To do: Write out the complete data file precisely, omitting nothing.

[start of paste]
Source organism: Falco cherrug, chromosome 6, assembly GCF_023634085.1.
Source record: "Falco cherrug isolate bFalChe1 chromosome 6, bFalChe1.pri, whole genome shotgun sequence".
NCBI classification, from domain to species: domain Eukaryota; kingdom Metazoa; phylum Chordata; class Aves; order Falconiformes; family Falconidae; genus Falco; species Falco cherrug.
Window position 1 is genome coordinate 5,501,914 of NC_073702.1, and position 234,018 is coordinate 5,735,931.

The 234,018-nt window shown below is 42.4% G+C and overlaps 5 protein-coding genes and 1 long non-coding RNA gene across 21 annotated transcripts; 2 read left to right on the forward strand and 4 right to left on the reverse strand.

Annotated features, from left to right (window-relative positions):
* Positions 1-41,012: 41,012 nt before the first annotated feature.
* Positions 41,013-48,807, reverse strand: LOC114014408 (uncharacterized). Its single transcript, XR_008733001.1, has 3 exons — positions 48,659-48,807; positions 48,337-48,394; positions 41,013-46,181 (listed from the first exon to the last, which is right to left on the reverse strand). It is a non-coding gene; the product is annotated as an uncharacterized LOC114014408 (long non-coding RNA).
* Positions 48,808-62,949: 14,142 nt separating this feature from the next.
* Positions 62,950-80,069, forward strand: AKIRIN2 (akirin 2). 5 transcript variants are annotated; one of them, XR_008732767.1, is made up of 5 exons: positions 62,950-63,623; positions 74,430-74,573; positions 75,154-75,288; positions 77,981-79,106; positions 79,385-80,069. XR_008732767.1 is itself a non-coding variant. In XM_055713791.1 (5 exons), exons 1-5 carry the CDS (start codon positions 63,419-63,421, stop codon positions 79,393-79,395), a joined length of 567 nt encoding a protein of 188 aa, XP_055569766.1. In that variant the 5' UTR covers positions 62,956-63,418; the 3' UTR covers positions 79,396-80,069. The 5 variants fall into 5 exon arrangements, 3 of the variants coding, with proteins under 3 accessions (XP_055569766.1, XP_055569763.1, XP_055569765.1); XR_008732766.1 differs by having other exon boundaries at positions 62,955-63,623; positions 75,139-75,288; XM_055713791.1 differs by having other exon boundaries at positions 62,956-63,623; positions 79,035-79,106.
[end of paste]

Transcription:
Source organism: Falco cherrug, chromosome 6, assembly GCF_023634085.1.
Source record: "Falco cherrug isolate bFalChe1 chromosome 6, bFalChe1.pri, whole genome shotgun sequence".
NCBI classification, from domain to species: domain Eukaryota; kingdom Metazoa; phylum Chordata; class Aves; order Falconiformes; family Falconidae; genus Falco; species Falco cherrug.
Window position 1 is genome coordinate 5,501,914 of NC_073702.1, and position 234,018 is coordinate 5,735,931.

The 234,018-nt window shown below is 42.4% G+C and overlaps 5 protein-coding genes and 1 long non-coding RNA gene across 21 annotated transcripts; 2 read left to right on the forward strand and 4 right to left on the reverse strand.

Annotated features, from left to right (window-relative positions):
* Positions 1-41,012: 41,012 nt before the first annotated feature.
* Positions 41,013-48,807, reverse strand: LOC114014408 (uncharacterized). Its single transcript, XR_008733001.1, has 3 exons — positions 48,659-48,807; positions 48,337-48,394; positions 41,013-46,181 (listed from the first exon to the last, which is right to left on the reverse strand). It is a non-coding gene; the product is annotated as an uncharacterized LOC114014408 (long non-coding RNA).
* Positions 48,808-62,949: 14,142 nt separating this feature from the next.
* Positions 62,950-80,069, forward strand: AKIRIN2 (akirin 2). 5 transcript variants are annotated; one of them, XR_008732767.1, is made up of 5 exons: positions 62,950-63,623; positions 74,430-74,573; positions 75,154-75,288; positions 77,981-79,106; positions 79,385-80,069. XR_008732767.1 is itself a non-coding variant. In XM_055713791.1 (5 exons), exons 1-5 carry the CDS (start codon positions 63,419-63,421, stop codon positions 79,393-79,395), a joined length of 567 nt encoding a protein of 188 aa, XP_055569766.1. In that variant the 5' UTR covers positions 62,956-63,418; the 3' UTR covers positions 79,396-80,069. The 5 variants fall into 5 exon arrangements, 3 of the variants coding, with proteins under 3 accessions (XP_055569766.1, XP_055569763.1, XP_055569765.1); XR_008732766.1 differs by having other exon boundaries at positions 62,955-63,623; positions 75,139-75,288; XM_055713791.1 differs by having other exon boundaries at positions 62,956-63,623; positions 79,035-79,106.